In the ever-changing fashion industry, every signature handbag design represents the designer's endeavour and the brand's goodwill. However, whether a handbag design is protected under the Copyright Act remains controversial. In recent civil decisions, the IP Court has demonstrated how the Taiwanese courts approach this issue.
A patent's scope is defined by the language of the claim. Due to the polysemy of language, a term may have different meanings to different people. Divergent interpretations of a term can influence a claim's scope and affect the determination of infringement or patent validity. Therefore, disagreements and debates regarding claim constructions always exist in patent litigation. The Supreme Administrative Court ruled on this issue in a recent case involving the patent for an electronic payment system.
Before the amended Patent Act took effect on 1 November 2019, a request for post-allowance division could be filed within 30 days of receiving an allowance decision only if the parent invention application had been allowed at the first examination stage. Under the amended Patent Act, a request for division can be filed within three months of receiving an allowance decision irrespective of whether the parent invention application has been allowed at the first examination or re-examination stages.
The current Patent Act was amended on 18 January 2018 and took effect on 1 May 2018. Subsequently, in April 2019 the Legislative Yuan amended the act once again in order to relax some of the requirements – in particular, to reflect adjustments to international patent laws and practice and upgrade Taiwan's patent examination practice. The latest amendments took effect in November 2019. This article examines the major changes introduced by the amendments.
The Taiwan Intellectual Property Office recently announced a new measure to manage design patent application priority claims. Now, the examination of a design patent application priority claim will align with that of an invention patent application – namely, the priority claim will not be substantively examined first. Thus, applicants can claim multiple priorities.
As Chinese (Mandarin) is Taiwan's national language, many foreign companies use Chinese translations or transliterations of their foreign brands (trademarks) in order to expand into the Taiwanese market. However, as Chinese characters can have different pronunciations and meanings, there are often multiple ways of translating or transliterating foreign trademarks into Chinese. The Intellectual Property Court recently addressed this issue in an administrative case relating to a trademark opposition.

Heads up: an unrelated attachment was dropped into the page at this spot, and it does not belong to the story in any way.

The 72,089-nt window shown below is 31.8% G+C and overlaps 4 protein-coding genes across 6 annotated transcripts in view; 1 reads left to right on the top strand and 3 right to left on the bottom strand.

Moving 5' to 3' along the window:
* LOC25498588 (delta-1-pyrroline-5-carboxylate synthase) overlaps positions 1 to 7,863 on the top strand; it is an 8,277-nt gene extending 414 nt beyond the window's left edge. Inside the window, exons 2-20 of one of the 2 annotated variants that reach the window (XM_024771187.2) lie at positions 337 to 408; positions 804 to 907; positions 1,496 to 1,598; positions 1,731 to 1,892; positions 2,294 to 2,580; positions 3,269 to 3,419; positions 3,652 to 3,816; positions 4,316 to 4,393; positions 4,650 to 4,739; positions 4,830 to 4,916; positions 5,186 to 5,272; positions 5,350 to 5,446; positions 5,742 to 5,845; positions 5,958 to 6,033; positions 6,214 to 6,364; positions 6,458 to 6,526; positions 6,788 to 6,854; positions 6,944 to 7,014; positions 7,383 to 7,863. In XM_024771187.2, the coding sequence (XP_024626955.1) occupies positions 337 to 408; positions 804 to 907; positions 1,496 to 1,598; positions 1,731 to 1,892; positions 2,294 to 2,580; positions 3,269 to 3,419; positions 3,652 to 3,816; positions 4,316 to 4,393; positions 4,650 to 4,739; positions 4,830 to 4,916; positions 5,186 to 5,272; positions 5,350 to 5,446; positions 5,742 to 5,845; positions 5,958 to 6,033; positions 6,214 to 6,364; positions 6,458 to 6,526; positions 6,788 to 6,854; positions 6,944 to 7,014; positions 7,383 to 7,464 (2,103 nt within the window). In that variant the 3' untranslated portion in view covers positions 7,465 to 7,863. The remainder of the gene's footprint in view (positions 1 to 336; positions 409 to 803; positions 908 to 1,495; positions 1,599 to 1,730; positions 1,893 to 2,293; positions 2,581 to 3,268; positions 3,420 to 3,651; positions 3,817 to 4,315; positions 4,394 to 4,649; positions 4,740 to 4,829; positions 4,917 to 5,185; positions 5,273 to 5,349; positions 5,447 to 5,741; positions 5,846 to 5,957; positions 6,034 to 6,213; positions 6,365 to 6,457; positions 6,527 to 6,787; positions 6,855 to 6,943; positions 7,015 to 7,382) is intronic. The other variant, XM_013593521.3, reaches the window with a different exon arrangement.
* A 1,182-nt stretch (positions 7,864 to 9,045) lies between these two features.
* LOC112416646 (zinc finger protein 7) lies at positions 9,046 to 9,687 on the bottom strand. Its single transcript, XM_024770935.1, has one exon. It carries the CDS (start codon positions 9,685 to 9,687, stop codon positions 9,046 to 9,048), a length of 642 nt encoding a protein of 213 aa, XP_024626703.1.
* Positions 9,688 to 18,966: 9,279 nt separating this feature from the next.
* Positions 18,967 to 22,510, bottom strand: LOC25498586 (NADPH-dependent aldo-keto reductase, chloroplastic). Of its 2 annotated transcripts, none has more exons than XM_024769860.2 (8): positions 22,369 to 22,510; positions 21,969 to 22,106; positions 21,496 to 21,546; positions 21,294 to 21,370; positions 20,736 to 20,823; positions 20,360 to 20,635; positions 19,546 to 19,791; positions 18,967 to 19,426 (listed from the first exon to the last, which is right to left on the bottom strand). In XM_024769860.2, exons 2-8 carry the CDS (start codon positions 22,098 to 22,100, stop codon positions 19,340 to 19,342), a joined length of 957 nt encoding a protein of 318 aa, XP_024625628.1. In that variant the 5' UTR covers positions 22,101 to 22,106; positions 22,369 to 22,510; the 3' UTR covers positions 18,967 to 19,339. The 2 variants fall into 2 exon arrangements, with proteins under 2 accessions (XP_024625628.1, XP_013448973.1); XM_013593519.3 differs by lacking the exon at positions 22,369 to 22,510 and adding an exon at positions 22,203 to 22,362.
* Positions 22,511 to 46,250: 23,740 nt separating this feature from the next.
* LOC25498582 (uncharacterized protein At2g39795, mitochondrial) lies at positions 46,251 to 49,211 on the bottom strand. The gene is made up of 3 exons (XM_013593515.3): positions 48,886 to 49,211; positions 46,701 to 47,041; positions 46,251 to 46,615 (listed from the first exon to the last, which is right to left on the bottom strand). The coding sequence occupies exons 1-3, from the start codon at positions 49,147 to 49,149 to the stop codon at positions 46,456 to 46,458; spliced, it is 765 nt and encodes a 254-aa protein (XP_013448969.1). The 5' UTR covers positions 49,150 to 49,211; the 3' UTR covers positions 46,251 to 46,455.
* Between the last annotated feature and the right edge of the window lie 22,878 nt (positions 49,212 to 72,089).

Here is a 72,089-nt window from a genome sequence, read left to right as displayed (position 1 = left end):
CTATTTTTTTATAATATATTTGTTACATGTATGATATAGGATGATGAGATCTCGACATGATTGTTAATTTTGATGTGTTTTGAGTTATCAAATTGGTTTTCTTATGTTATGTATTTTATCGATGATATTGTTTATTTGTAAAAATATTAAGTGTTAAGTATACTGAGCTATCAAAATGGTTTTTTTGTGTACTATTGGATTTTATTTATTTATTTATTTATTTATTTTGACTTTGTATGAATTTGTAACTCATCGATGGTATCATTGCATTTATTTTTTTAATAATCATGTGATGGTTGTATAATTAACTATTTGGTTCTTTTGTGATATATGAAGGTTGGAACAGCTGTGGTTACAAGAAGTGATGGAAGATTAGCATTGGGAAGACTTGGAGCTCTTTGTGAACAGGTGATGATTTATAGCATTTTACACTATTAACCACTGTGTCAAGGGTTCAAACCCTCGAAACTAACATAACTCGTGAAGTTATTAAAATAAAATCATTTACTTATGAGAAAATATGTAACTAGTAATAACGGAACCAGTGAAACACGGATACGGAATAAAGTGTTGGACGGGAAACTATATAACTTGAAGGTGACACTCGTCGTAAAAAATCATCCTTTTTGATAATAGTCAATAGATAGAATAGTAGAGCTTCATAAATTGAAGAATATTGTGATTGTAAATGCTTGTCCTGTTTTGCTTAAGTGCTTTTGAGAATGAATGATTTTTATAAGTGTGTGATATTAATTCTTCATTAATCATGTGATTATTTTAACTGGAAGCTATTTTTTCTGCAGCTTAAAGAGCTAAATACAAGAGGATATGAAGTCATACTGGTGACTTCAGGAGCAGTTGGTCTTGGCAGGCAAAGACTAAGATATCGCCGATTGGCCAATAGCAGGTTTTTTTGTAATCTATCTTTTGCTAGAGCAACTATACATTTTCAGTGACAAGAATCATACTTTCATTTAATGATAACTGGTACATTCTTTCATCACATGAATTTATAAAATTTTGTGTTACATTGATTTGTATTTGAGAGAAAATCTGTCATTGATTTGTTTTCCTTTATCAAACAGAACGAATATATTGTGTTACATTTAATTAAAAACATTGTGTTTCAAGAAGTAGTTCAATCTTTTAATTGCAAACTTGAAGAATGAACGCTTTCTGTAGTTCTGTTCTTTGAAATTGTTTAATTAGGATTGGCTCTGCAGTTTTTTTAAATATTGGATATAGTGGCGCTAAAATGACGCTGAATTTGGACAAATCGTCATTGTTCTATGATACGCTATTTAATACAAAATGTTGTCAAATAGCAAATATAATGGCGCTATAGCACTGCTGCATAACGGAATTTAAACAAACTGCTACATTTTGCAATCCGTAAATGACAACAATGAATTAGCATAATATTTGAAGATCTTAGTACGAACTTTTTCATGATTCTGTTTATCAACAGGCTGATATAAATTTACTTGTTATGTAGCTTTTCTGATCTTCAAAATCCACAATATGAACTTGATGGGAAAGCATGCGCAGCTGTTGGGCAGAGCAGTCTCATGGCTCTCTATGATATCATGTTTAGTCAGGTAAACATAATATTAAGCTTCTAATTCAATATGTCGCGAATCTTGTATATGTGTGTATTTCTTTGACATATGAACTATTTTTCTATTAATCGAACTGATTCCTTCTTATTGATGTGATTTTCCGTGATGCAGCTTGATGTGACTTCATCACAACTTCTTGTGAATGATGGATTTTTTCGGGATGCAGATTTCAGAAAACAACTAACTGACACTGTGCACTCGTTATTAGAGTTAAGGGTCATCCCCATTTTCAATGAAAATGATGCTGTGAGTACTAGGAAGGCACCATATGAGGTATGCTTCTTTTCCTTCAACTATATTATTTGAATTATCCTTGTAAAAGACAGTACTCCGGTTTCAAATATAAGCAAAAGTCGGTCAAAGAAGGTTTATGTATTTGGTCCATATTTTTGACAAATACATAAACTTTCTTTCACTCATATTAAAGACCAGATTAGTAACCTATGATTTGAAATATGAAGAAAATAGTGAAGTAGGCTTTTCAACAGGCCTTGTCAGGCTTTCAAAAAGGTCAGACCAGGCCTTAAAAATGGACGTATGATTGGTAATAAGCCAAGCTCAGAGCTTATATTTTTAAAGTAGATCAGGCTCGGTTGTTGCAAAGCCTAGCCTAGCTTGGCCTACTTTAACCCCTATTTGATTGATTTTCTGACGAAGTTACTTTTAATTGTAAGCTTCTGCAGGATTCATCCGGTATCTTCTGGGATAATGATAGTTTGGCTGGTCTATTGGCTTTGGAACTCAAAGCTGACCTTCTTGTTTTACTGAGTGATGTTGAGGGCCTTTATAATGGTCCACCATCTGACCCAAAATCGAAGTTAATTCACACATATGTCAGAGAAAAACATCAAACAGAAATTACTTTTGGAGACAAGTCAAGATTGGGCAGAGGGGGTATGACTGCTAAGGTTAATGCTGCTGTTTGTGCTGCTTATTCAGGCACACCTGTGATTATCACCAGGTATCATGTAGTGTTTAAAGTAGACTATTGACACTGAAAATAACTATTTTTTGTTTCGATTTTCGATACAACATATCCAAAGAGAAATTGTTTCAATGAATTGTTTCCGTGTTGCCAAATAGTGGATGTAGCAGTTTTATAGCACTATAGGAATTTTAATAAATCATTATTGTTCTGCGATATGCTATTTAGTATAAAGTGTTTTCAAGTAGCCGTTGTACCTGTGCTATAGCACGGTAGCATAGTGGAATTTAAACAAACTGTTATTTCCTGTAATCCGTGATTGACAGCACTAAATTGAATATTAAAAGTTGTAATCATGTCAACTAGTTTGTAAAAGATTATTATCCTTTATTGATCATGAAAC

The Supreme Administrative Court recently considered whether a patent lacked an inventive step due to teaching away. The disputed patent had been challenged before the Intellectual Property Office, which had rejected the appellee's invalidation action. Under Taiwan's patent examination guidelines, when determining whether a patent has an inventive step, all of the content disclosed in the prior art must be considered, including any prior art that teaches away from the applied-for invention.
The Taipei District Court recently upheld the established case law on companies' use of competitors' trademarks in keyword advertising. In general, the courts deem the use of a trademark non-actionable if it does not appear in the actual ad (ie, someone using the search terms would not assume that the ad belongs to the trademark owner). However, even if a competitor's trademark is not used in a company's ad, its use in keyword advertising might be considered a violation of the Fair Trade Act.
The Taiwan Food and Drug Administration recently published a draft version of the new regulations on patent linkage for public comment. An analysis of the regulations, which set out how patent linkage will be implemented in Taiwan, reveals several aspects that will have a significant impact on patent linkage operations in the region.
In a recent administrative litigation case regarding a trademark opposition, the Supreme Administrative Court expressed an important view on the adoption of the anti-squatting clause. Compared with previous decisions, the court took a stricter approach to the interpretation of earlier trademark use. Claimants asserting unregistered rights under this clause must demonstrate that the unregistered earlier mark was used in the ordinary course of trade and in accordance with common transaction practices.